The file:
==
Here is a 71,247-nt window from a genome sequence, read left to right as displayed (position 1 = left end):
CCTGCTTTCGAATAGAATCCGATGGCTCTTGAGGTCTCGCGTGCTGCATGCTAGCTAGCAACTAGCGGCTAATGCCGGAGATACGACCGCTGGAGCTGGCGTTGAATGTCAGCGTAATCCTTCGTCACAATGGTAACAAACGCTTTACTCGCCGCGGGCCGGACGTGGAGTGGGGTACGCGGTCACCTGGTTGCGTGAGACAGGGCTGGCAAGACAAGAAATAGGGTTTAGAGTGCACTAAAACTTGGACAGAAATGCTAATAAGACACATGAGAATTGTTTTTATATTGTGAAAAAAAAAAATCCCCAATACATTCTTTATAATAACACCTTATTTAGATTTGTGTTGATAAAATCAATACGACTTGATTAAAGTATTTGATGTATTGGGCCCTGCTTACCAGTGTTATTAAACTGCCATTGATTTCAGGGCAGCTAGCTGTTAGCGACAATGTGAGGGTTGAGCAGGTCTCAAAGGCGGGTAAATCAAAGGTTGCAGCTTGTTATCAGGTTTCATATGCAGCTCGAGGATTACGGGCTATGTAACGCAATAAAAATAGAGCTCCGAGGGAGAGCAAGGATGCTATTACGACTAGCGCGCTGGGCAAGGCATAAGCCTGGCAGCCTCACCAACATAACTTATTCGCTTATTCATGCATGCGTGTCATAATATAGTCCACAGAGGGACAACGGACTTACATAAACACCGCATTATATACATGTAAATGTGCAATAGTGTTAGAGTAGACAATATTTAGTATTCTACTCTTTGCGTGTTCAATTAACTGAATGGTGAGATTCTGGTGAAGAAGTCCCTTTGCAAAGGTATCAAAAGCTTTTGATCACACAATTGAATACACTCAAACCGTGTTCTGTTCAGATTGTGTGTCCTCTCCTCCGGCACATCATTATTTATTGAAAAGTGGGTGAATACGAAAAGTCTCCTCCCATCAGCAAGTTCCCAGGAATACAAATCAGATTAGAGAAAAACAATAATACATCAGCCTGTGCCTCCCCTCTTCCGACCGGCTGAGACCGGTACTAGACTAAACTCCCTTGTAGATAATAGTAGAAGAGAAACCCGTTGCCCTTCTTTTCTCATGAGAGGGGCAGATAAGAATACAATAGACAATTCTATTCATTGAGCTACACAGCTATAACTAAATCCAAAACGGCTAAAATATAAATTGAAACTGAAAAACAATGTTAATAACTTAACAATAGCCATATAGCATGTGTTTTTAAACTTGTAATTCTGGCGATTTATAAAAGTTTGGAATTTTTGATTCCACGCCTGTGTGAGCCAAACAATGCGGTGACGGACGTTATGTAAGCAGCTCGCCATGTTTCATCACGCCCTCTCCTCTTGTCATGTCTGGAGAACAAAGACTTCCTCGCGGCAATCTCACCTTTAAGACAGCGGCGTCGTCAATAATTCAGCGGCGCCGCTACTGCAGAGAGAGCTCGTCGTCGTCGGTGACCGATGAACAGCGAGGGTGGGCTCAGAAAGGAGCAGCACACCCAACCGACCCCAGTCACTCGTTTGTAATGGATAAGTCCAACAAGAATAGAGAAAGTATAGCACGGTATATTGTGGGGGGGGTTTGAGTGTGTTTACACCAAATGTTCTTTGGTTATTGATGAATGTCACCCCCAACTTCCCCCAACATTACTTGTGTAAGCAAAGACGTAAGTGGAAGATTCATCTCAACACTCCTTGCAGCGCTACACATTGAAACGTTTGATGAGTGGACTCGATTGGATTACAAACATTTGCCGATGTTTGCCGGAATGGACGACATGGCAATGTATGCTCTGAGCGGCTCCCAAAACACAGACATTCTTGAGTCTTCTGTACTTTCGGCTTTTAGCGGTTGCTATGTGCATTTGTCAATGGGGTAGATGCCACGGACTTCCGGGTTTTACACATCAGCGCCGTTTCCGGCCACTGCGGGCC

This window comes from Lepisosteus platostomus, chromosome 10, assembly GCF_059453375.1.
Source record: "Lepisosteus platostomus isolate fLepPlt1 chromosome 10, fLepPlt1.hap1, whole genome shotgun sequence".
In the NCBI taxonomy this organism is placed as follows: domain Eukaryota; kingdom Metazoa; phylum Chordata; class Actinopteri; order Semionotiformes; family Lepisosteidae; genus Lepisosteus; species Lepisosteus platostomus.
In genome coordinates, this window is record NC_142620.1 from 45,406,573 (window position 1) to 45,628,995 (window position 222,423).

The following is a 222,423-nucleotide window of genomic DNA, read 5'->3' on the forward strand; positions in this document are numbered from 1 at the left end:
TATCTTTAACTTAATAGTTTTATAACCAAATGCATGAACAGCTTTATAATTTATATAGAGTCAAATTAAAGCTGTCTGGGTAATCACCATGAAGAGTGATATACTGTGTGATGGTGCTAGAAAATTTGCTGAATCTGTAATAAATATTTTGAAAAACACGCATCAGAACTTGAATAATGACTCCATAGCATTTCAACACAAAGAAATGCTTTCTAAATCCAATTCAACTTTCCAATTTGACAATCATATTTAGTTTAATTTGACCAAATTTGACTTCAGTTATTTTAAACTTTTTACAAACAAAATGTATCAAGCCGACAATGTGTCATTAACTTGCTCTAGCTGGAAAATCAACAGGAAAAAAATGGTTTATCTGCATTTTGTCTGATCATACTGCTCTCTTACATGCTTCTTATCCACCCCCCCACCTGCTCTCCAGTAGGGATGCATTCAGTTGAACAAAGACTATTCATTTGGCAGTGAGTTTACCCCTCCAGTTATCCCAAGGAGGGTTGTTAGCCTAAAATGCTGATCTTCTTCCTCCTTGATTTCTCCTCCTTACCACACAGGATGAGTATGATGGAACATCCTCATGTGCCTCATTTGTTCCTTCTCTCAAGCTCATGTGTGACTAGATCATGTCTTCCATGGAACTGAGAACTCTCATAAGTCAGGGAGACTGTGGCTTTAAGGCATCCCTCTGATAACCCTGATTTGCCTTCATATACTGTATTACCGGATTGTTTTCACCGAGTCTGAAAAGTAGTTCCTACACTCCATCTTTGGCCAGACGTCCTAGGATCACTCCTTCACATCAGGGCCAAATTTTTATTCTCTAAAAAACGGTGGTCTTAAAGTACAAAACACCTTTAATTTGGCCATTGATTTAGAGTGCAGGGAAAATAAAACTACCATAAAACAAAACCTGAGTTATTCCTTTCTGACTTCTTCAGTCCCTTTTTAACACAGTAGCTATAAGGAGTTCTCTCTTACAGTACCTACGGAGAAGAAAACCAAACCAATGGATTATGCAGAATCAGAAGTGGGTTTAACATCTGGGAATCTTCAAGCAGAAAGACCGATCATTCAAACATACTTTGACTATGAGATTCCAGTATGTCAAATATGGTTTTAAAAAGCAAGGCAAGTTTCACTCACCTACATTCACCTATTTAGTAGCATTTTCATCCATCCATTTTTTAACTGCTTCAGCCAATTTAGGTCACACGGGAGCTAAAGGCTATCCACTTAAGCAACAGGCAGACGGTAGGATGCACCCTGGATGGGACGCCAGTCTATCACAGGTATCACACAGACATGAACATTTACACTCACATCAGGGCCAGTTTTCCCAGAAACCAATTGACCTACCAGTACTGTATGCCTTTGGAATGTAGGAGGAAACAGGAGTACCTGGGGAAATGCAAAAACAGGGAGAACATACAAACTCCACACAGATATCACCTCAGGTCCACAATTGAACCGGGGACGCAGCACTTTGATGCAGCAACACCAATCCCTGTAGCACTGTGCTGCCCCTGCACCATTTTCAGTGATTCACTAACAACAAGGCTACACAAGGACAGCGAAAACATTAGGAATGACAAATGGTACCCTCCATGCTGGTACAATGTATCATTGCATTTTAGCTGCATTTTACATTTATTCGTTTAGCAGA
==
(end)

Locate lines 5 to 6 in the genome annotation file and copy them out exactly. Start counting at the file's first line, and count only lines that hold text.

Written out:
In the NCBI taxonomy this organism is placed as follows: domain Eukaryota; kingdom Metazoa; phylum Chordata; class Actinopteri; order Semionotiformes; family Lepisosteidae; genus Lepisosteus; species Lepisosteus platostomus.
In genome coordinates, this window is record NC_142620.1 from 45,406,573 (window position 1) to 45,628,995 (window position 222,423).